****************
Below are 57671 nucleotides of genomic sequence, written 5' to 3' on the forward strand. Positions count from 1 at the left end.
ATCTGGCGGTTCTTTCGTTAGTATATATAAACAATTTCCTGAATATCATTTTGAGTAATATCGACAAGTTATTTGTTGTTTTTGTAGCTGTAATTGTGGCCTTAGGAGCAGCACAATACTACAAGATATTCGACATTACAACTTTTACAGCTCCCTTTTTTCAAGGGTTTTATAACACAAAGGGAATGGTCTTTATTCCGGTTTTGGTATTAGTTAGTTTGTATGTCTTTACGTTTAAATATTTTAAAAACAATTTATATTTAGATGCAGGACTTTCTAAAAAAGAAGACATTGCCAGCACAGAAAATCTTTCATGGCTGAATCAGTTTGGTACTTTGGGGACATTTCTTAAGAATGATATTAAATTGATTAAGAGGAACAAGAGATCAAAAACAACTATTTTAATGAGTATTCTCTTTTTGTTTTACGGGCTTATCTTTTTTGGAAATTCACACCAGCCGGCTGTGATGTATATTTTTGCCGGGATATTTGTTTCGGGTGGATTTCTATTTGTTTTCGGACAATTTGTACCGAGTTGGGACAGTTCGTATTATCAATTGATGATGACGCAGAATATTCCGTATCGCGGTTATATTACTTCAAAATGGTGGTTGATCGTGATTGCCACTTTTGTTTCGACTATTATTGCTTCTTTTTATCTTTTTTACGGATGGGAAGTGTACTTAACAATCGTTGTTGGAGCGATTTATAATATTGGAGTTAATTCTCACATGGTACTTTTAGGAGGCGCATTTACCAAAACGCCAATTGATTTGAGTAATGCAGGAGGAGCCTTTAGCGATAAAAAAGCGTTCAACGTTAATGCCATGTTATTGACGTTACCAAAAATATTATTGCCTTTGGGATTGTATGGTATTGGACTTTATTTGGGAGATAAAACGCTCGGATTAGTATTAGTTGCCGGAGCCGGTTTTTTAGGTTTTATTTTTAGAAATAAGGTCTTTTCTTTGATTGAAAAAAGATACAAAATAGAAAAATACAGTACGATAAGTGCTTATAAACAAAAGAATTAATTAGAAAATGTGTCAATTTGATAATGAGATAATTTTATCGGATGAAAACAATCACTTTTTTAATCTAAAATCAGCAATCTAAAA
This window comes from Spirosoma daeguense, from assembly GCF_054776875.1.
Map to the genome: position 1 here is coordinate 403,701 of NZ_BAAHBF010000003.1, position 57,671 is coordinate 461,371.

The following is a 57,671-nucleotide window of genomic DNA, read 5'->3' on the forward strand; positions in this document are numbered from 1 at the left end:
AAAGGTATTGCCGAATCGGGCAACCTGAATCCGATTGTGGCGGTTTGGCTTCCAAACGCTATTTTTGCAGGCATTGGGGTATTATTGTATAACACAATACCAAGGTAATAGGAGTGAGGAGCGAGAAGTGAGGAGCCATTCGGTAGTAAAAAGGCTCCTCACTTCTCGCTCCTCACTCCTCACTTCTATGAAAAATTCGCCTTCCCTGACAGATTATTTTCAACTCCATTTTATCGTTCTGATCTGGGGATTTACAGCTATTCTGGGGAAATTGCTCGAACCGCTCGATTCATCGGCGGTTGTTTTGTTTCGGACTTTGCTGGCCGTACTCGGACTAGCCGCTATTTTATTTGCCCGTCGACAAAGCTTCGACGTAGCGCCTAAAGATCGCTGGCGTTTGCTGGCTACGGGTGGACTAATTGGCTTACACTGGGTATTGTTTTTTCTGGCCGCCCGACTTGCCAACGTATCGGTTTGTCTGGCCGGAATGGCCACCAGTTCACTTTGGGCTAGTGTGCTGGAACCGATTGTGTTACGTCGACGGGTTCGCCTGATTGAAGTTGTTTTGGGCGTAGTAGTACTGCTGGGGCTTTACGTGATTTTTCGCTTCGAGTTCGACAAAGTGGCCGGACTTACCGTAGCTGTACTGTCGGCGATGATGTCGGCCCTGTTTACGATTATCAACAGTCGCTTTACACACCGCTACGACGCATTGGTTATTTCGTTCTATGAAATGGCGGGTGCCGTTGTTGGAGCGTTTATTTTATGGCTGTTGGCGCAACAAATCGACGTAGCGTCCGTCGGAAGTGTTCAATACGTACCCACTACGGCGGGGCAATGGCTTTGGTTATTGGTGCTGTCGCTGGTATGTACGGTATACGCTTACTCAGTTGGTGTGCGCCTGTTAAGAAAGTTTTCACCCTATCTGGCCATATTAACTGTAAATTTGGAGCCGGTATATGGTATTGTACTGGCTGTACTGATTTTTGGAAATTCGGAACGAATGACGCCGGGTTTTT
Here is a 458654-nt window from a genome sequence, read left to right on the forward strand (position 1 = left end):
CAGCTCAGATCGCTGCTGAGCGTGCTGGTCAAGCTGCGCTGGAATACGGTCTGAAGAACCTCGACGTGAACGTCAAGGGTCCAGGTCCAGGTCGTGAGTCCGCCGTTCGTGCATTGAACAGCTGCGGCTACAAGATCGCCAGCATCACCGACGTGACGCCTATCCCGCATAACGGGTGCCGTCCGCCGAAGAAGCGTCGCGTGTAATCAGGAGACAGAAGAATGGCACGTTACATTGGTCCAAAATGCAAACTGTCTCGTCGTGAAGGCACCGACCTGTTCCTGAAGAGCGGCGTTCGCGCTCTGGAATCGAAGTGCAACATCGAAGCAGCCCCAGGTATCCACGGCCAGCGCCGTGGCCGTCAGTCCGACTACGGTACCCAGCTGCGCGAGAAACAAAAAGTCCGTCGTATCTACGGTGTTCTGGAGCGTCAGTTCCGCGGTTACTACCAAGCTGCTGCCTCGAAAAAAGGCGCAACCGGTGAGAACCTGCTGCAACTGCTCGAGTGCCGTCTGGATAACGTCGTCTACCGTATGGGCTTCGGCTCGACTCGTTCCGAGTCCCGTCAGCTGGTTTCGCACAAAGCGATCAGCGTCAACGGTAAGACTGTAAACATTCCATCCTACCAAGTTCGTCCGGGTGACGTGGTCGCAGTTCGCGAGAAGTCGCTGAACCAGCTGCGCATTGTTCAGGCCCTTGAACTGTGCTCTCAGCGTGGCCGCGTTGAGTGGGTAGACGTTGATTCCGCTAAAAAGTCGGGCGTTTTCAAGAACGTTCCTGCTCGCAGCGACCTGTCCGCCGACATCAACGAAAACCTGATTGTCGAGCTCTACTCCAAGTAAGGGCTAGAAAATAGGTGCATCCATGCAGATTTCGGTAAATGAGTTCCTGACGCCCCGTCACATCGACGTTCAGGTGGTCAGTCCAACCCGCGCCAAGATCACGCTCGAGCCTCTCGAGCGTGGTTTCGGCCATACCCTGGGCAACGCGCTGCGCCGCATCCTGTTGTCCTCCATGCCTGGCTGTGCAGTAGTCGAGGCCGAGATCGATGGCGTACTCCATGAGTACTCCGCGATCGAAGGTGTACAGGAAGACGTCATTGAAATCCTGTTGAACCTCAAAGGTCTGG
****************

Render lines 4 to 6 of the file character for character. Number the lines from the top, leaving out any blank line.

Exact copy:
Map to the genome: position 1 here is coordinate 403,701 of NZ_BAAHBF010000003.1, position 57,671 is coordinate 461,371.

The following is a 57,671-nucleotide window of genomic DNA, read 5'->3' on the forward strand; positions in this document are numbered from 1 at the left end:
AAAGGTATTGCCGAATCGGGCAACCTGAATCCGATTGTGGCGGTTTGGCTTCCAAACGCTATTTTTGCAGGCATTGGGGTATTATTGTATAACACAATACCAAGGTAATAGGAGTGAGGAGCGAGAAGTGAGGAGCCATTCGGTAGTAAAAAGGCTCCTCACTTCTCGCTCCTCACTCCTCACTTCTATGAAAAATTCGCCTTCCCTGACAGATTATTTTCAACTCCATTTTATCGTTCTGATCTGGGGATTTACAGCTATTCTGGGGAAATTGCTCGAACCGCTCGATTCATCGGCGGTTGTTTTGTTTCGGACTTTGCTGGCCGTACTCGGACTAGCCGCTATTTTATTTGCCCGTCGACAAAGCTTCGACGTAGCGCCTAAAGATCGCTGGCGTTTGCTGGCTACGGGTGGACTAATTGGCTTACACTGGGTATTGTTTTTTCTGGCCGCCCGACTTGCCAACGTATCGGTTTGTCTGGCCGGAATGGCCACCAGTTCACTTTGGGCTAGTGTGCTGGAACCGATTGTGTTACGTCGACGGGTTCGCCTGATTGAAGTTGTTTTGGGCGTAGTAGTACTGCTGGGGCTTTACGTGATTTTTCGCTTCGAGTTCGACAAAGTGGCCGGACTTACCGTAGCTGTACTGTCGGCGATGATGTCGGCCCTGTTTACGATTATCAACAGTCGCTTTACACACCGCTACGACGCATTGGTTATTTCGTTCTATGAAATGGCGGGTGCCGTTGTTGGAGCGTTTATTTTATGGCTGTTGGCGCAACAAATCGACGTAGCGTCCGTCGGAAGTGTTCAATACGTACCCACTACGGCGGGGCAATGGCTTTGGTTATTGGTGCTGTCGCTGGTATGTACGGTATACGCTTACTCAGTTGGTGTGCGCCTGTTAAGAAAGTTTTCACCCTATCTGGCCATATTAACTGTAAATTTGGAGCCGGTATATGGTATTGTACTGGCTGTACTGATTTTTGGAAATTCGGAACGAATGACGCCGGGTTTTT